To address this concern, The Anand Marriage (Amendment) Bill was passed by the parliament of India in 2012, paving the way for Sikhs to register their marriages under the Anand Karaj Marriage Act rather than the Hindu Marriage Act. The act was made applicable throughout India except the erstwhile state of Jammu and Kashmir. Pertinently, the Union Government approved the amendments; however, individual States and Union Territories were given the liberty to frame necessary rules for the registration of Anand Marriages.
Notably, in November 2022, the apex court issued a notice to the Centre, States, and UTs on a Public-Interest litigation (PIL) filed under Article 32 of the Constitution, seeking directions for the State Governments to formulate rules for the registration of Sikh Marriages under the Anand Marriage (amended) Act, 2012.
Significantly, on 30 November 2023, the long-awaited day finally arrived, marking the end of decades of anticipation, generations of struggle, and fulfillment of the vow made by Sikh scholars, activists, and ancestors, when the UT administration of Jammu and Kashmir framed and notified rules for the registration of marriages in the Territory of Jammu and Kashmir under Anand Marriage Act (Central Act. 1909). The ‘Jammu and Kashmir Anand Marriage Registration Rules, 2023,’ have been framed for the registration of “Anand marriages,” under which the tehsildar concerned shall exercise the powers of a Registrar for the registration of such marriages within their respective territorial jurisdiction (Rule-2(k)).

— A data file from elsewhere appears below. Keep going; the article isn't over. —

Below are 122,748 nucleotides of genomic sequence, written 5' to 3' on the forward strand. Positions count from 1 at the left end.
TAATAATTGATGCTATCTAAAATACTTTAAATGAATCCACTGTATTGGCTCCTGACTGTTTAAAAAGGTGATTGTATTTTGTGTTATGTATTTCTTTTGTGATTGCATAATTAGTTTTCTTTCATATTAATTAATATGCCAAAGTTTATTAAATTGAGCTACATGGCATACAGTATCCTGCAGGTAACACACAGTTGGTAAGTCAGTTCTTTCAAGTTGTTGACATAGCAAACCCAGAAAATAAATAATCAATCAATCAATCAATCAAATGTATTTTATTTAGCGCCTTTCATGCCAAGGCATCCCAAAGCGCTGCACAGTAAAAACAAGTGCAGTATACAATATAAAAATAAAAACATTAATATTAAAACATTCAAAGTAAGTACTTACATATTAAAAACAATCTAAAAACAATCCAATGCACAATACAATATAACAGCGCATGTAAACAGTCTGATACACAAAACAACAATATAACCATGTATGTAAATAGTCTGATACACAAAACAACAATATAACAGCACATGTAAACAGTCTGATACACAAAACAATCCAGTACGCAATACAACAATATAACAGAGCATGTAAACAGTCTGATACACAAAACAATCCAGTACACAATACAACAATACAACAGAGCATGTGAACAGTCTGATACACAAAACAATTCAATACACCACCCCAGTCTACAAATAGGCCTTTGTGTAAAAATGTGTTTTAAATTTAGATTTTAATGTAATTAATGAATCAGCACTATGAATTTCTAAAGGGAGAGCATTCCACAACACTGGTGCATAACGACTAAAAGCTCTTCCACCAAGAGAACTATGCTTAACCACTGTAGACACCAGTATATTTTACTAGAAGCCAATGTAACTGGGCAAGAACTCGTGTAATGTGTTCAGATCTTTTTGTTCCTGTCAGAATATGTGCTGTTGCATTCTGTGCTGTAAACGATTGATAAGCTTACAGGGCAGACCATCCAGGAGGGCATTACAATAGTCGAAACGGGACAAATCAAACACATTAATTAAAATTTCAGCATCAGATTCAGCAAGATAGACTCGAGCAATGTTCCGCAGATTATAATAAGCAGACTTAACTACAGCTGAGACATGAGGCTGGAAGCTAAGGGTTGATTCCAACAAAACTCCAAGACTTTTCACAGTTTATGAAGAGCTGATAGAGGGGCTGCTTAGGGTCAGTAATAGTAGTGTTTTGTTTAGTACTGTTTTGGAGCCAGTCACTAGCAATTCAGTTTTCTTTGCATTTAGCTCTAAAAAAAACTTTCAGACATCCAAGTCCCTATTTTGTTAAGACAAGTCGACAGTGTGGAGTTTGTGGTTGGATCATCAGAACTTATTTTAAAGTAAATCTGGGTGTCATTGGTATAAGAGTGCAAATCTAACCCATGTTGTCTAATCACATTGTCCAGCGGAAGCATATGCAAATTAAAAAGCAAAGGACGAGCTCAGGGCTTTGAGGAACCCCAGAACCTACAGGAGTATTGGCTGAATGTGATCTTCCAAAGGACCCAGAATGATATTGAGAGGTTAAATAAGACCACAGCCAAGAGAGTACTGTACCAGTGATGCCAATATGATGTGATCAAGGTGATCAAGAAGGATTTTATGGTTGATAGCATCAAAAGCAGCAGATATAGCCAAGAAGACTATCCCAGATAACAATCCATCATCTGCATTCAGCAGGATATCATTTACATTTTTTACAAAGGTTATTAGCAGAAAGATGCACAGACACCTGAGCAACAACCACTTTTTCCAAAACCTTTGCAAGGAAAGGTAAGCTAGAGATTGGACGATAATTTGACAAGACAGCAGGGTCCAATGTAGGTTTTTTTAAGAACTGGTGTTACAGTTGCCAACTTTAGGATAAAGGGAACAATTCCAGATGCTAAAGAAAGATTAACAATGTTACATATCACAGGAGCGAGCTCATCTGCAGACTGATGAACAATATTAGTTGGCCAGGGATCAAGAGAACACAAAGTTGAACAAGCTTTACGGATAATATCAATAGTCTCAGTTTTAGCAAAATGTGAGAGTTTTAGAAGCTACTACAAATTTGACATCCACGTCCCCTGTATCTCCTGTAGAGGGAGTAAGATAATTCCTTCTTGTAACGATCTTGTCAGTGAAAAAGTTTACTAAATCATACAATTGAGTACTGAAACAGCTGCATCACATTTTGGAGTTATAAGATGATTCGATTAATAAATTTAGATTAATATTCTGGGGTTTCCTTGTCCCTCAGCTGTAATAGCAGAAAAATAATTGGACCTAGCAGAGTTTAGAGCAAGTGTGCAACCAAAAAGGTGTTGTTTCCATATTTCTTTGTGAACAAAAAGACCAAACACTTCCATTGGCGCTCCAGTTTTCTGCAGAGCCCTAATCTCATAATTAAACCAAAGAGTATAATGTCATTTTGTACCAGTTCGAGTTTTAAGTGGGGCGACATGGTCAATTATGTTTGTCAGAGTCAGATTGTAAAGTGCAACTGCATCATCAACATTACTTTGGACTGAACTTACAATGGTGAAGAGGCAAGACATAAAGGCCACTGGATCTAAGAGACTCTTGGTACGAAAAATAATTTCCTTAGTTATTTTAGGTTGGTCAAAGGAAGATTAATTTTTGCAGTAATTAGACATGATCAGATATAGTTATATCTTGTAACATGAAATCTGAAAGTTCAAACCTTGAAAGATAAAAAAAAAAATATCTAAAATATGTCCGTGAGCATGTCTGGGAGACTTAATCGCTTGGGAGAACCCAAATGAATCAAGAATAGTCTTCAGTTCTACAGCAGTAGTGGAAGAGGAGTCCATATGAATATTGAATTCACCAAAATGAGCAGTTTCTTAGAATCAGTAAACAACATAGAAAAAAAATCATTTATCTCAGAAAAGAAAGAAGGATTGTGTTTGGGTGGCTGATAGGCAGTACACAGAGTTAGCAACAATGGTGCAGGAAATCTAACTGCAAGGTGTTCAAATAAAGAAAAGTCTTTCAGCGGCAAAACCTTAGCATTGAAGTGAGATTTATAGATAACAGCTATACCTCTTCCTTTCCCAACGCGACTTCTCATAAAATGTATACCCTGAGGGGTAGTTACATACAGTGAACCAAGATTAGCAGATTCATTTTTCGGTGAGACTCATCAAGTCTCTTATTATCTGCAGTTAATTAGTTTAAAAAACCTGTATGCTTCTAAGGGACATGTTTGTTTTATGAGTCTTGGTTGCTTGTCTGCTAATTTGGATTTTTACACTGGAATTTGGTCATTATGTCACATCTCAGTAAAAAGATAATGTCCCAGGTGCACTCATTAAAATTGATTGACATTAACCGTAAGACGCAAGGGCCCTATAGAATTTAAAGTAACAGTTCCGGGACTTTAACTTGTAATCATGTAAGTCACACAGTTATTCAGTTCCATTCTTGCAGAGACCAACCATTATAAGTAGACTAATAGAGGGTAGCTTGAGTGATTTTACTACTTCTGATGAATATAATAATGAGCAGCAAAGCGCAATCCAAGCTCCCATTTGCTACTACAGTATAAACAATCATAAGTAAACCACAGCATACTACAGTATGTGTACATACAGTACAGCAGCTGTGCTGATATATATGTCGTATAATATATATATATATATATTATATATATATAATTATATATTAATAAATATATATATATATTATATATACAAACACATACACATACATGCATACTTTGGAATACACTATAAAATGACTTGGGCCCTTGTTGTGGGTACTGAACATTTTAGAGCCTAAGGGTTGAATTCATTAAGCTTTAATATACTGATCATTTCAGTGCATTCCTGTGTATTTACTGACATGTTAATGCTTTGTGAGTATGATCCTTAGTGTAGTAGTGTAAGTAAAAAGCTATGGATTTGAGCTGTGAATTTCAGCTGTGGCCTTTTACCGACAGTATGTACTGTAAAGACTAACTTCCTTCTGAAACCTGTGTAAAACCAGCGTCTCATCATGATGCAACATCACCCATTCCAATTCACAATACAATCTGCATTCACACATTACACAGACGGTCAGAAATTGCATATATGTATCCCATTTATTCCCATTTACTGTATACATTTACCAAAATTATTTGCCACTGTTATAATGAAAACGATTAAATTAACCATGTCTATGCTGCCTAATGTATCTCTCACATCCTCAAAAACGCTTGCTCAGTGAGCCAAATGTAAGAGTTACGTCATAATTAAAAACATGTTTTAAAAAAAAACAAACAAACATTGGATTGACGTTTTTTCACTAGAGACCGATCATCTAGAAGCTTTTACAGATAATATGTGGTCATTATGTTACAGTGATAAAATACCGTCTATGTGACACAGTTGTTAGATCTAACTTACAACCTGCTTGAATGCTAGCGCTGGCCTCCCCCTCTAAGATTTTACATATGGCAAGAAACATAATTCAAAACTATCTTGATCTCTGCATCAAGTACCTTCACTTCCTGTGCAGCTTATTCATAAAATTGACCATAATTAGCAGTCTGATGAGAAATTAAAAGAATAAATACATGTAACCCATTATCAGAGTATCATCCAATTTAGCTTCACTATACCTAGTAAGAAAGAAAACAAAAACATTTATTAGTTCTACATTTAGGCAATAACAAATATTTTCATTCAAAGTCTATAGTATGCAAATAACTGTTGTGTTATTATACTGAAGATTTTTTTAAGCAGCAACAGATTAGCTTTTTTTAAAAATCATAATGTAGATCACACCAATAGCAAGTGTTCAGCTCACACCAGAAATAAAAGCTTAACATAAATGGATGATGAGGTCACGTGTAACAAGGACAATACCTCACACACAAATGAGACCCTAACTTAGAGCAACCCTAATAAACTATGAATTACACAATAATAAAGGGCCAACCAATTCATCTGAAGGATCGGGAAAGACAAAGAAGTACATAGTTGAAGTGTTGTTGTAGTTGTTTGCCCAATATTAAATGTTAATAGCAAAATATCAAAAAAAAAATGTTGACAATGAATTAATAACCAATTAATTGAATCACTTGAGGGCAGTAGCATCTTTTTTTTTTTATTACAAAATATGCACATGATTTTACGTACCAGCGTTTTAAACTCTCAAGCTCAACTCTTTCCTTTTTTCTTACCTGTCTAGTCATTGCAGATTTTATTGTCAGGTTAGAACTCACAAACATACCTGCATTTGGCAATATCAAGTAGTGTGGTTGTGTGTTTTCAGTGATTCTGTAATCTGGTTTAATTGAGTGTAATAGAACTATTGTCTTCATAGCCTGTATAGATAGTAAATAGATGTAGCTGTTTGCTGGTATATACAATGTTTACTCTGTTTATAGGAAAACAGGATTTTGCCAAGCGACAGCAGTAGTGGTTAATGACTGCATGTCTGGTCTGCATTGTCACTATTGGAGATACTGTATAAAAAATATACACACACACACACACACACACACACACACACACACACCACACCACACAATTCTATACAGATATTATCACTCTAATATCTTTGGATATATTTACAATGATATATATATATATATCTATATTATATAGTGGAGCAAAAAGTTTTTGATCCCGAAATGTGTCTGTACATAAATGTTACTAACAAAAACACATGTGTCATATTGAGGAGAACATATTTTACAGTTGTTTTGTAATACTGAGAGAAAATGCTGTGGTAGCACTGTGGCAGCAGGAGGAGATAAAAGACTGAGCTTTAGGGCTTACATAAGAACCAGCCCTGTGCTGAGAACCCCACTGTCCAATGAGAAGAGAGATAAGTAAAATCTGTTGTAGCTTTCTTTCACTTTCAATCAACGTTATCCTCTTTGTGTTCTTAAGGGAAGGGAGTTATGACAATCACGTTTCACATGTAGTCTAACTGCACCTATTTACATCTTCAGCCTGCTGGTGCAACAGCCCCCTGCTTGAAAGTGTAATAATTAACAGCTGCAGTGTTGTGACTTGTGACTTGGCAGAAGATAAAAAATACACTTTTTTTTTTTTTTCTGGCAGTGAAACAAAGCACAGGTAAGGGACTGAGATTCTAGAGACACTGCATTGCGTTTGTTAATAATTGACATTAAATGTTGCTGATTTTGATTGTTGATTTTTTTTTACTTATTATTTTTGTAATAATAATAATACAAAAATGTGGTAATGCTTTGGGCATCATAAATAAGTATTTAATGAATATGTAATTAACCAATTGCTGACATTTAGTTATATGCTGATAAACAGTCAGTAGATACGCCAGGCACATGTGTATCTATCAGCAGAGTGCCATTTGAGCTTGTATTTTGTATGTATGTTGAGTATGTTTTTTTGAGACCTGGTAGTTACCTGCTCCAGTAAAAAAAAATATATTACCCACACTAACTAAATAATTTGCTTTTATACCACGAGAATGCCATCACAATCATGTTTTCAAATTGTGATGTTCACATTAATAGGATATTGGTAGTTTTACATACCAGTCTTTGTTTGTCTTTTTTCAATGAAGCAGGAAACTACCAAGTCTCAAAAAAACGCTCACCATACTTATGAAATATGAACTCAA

Rule 5 of the aforesaid rules requires Sikh couples to apply for registration within a period of three months after solemnizing their marriage but may face a late fee to the tune of Rs. 2000 if failed to present the memorandum for registration of marriage within a stipulated time frame as provided under the aforesaid rule.
Rule-9 provides that after completing the verification process, the registrar concerned shall issue two copies of marriage registration certificates in favour of both parties to the marriage free of cost within 15 days from the date of registration of marriage, subject to the fulfillment of requirements as provided under rule 7(2) of Jammu and Kashmir Anand Marriage Registration Rules, 2023.
Under Sub-section (2) of Section-6 of The Anand Marriage Act, 1909, all reasonable hours are open for the parties to the marriage to examine the records in the Marriage Register and to obtain certified extracts on payment of the prescribed fees. There must be a complete application form signed by both parties, as well as documentary evidence of both parties, dates of birth, and an affidavit stating the time, date, and location of the marriage.
Rule-11 entitles the aggrieved persons to file a 1st appeal against an order of the registrar within a period of 30 days to the District Registrar (Deputy Commissioner) subject to payment of a fee of Rupees one thousand in the form of court fee stamps. The Appellate Authority after granting an opportunity to the parties concerned shall dispose of the appeal preferably within a period of fifteen days (Rule-11(2)). Any person aggrieved by the order of the District Registrar may prefer a 2nd Appeal before the Chief Registrar of Marriages (Law Secretary) within a period of sixty days subject to the payment of a fee to the tune of Rupees five hundred.